June was a very busy month for the USS Drum Restoration Crew. It's July and they are hard at work again. Tom and Lesley are sandblasting and replacing the I-beams in the #6B tank.
A donator board that lists major contributors to the restoration of the Drum was donated and placed so that everyone can see.
Tom purchased with his own money (not donated money) a portable shop trailer to make their job easier.
These photos show the new I-beams in the #6B tank.
Tom and Lesley worked on getting the deck primed and painted this month.
Tom and Lesley are working on the #6B fuel/ballast tank. They found that the I-beams at the bottom of the tank needed to be replaced. Thankfully, O'Neal Steel is coming through with new I-beams.
Tom and Lesley repaired the engine room hatch mechanism. Lesley cleaned and painted the hatch. Tom replaced the boards in the aft gun mount.
The crew's head and shower room have been cleaned and painted. A washing machine received from another museum submarine has been installed. Tom said the machine had to be disassembled and then reassembled in place. Also new to the boat is the original chief's sink which was removed from the boat in 1964.
The port side is now finished. Now only the very bottom needs sandblasting, priming, and painting.
Update for 10/30.
Sandblasting, priming, and painting continues this month. They are nearing the port stern.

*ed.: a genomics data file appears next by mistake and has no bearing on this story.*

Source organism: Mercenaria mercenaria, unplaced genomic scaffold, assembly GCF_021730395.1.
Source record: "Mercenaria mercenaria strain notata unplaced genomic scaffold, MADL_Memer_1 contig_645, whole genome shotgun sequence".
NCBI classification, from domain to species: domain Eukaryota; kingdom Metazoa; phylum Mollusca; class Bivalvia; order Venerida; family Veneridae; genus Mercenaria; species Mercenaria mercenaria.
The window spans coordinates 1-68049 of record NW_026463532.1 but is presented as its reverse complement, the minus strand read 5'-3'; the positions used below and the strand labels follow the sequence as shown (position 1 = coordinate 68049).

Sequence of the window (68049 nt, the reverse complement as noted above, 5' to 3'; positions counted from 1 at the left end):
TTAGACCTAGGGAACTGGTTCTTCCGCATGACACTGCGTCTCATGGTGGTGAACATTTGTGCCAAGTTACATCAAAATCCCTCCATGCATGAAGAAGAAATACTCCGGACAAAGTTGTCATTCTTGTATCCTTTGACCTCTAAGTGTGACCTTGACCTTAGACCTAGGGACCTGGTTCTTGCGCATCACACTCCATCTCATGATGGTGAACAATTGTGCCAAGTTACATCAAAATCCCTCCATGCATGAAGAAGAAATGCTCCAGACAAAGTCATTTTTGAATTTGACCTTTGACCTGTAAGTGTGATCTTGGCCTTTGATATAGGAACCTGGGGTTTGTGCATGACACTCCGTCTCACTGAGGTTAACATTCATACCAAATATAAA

Update for 9/26, progress continues.
Sandblasting, priming, and painting of the port side continues this month. Tom said they are a little over halfway and have used about 33 tons of sand thus far.
Tom and Lesley were busy the month of August with sandblasting, priming, and painting the port side. It's a slow process with the weather and lots of old rust to deal with. Tom said they have used about 20 tons of sand in the first three weeks of sandblasting and they are only about 30 feet from being halfway.
Just before the end of July, the port stern restoration has been completed!
Work continues on the port stern.
Update for 6/12 - Tom says the heat index is 105°F+ which helps the metal bend easier.
At the edge of Mobile Bay in the heat of June, progress begins with the port stern.
Now that the bow has been completed, work begins on the port stern. The photo on the left is what the port stern looked like as of 5/23/2009. The photo on the right is what the port stern looks like now as of 5/28/2010. So much of the steel was so far gone with rust and deterioration that it could not be sandblasted or welded to.
Update for 5/23, the bow has been completed.
5/9 through 5/20, more work on the port bow.
More work going into the port bow.
Spring arrives and they get to work on the port bow.
Tom and Lesley are finishing up the painting around officers' country.